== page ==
Local governments should consider strategically deploying high-powered wired and wireless hot spots in case patients need immediate medical attention while still en route to the hospital. Mobile satellite hotspots configured for telehealth could be helicoptered into areas where communities may be isolated following natural disasters. 

Mental Healthcare

“There are 65 million Americans that have diagnosable mental health illness but we have less than half of the psychiatric providers needed to meet that demand,” according to Encounter Telehealth CEO Jennifer Amis. “When you look at many of the rural areas, we may have less than 20% of the number of providers needed.”

Carly McCord, Ph.D., is Director of Clinical Services at the Texas A&M Telehealth Counseling Clinic, which partners with seven rural counties in Texas’ Brazos Valley, offering behavioral health services and treatments. 

According to McCord, “All of my counselors right now are advanced doctoral students. We are training the next generation of health professionals for work in underserved communities and for work with telehealth.”

Counties could provide different types of physical space – a clinic, a school, a hospital. Patients can meet clinic staff online and/or in person. “I believe that we need both virtual and physical environments,” McCord said. “There’s a whole host of reasons why people need to go to a place to be seen. For some people, they may not be safe where they are staying.”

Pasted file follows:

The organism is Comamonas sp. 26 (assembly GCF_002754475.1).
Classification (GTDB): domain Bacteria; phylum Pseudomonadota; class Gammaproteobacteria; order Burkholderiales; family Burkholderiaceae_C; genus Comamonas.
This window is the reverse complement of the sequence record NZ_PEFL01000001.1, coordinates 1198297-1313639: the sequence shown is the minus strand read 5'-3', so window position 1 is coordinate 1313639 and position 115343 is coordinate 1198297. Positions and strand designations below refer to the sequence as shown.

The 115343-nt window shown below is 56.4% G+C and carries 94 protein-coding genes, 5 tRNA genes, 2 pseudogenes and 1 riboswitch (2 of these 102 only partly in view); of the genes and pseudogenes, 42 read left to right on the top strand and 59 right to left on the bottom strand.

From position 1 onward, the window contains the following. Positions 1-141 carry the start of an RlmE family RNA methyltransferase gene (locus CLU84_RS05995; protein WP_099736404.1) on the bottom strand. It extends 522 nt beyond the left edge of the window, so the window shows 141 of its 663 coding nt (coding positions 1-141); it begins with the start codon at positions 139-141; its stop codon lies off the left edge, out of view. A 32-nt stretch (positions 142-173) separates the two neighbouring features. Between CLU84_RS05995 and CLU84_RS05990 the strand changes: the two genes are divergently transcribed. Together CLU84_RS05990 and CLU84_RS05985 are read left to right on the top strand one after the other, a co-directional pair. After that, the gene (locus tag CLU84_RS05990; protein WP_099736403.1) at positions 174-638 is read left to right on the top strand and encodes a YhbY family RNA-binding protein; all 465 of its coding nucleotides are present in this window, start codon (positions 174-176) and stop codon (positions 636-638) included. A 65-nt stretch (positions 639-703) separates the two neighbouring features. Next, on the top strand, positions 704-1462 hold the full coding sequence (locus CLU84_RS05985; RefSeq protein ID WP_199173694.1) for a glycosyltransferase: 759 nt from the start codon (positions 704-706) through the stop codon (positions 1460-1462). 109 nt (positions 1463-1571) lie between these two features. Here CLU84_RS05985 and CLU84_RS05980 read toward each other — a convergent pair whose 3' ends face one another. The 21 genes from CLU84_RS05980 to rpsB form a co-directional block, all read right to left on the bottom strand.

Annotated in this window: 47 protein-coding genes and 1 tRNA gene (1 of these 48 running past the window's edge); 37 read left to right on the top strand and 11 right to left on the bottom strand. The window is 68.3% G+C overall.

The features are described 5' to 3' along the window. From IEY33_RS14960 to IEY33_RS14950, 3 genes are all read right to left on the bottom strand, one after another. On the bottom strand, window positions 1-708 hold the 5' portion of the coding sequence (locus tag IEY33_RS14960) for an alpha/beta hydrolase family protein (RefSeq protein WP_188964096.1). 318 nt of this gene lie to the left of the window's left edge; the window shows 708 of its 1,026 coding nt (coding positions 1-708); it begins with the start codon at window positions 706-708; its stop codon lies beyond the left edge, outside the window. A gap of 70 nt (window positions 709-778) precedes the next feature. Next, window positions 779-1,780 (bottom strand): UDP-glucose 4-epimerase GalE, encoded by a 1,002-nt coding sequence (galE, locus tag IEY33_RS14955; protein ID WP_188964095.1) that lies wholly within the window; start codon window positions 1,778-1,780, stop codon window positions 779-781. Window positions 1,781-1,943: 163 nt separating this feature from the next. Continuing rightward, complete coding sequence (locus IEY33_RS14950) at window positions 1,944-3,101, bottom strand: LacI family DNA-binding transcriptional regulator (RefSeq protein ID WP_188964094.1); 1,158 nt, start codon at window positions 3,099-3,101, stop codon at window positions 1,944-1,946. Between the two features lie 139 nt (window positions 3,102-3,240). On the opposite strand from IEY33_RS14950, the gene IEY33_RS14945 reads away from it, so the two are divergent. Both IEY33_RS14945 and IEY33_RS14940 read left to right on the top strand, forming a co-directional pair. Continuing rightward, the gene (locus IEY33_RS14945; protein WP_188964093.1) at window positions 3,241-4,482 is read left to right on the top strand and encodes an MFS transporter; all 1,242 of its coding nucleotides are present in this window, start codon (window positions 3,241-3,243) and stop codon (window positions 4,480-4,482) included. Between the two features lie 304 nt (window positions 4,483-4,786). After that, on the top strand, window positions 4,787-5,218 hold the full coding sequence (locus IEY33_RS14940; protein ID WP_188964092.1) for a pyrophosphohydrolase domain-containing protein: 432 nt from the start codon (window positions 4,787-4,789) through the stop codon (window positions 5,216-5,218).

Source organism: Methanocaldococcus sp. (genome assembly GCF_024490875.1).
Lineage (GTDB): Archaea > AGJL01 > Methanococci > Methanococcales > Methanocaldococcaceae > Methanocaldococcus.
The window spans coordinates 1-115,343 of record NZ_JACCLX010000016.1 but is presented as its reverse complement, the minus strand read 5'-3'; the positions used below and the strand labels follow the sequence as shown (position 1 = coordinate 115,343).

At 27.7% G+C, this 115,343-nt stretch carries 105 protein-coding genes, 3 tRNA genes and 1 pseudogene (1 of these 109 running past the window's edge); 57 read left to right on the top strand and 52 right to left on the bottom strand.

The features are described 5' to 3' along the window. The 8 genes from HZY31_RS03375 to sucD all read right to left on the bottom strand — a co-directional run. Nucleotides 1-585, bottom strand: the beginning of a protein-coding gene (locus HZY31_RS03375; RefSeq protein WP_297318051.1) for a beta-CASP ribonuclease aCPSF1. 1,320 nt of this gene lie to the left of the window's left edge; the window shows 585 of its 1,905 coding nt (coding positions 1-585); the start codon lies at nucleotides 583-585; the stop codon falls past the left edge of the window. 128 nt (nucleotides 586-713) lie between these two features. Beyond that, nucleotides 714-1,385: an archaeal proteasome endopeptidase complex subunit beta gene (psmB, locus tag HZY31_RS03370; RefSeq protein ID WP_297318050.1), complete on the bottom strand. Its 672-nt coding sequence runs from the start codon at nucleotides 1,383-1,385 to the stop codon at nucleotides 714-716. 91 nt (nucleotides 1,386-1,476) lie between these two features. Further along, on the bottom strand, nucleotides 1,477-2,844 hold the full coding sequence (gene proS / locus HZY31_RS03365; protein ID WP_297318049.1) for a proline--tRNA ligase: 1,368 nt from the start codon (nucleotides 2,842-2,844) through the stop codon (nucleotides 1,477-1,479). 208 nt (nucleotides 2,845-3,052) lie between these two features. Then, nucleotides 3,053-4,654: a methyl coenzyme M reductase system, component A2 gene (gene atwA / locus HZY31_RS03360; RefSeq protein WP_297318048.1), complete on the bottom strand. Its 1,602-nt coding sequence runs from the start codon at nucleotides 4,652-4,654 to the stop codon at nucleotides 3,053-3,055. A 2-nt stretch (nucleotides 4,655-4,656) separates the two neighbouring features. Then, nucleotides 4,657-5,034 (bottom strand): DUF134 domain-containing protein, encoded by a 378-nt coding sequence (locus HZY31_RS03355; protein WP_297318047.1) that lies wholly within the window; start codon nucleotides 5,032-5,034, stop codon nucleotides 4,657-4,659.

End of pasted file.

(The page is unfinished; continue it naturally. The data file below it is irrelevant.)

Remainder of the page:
Senior Healthcare and Aging In Place

More than 60% of low-income seniors are without access to the Internet and 37% of all seniors from all income levels across are without access to computers and internet. Our ability to combat this growing concern is hampered by low connectivity among seniors.

There are three categories of telehealth applications that can help seniors to age in place: 1) general medical services, 2) mental health services, and 3) home health care. High-speed broadband makes these telehealth services possible. Communities might need partnerships with the Internet of Things (IoT) and smart home vendors to help seniors stay in their homes longer. 

Re-imagining Hospital Care

As a result of the coronavirus epidemic, Medicare and Medicaid changed their definitions of a hospital. According to a recent press release, “Surgery centers can contract with local healthcare systems to provide hospital services, or they can enroll and bill as hospitals during the emergency declaration.” 

The ruling enables centers to offer services typically provided by hospitals. It also allows non-hospital buildings such as hotels and dormitories to be used for patient care and quarantine.

In this moment of opportunity, communities can explore options of creating “Hospitals of the Future“ by outfitting available buildings with telehealth, broadband, and all the digital health trimmings, while community and state leaders can fight attempts to revert back to the old rules. 

More than 100 rural hospitals have closed since 2010 and another 430 are at the brink. Rural closings lead to a 5.9% rise in mortality rates making the issue an actual “life or death” situation.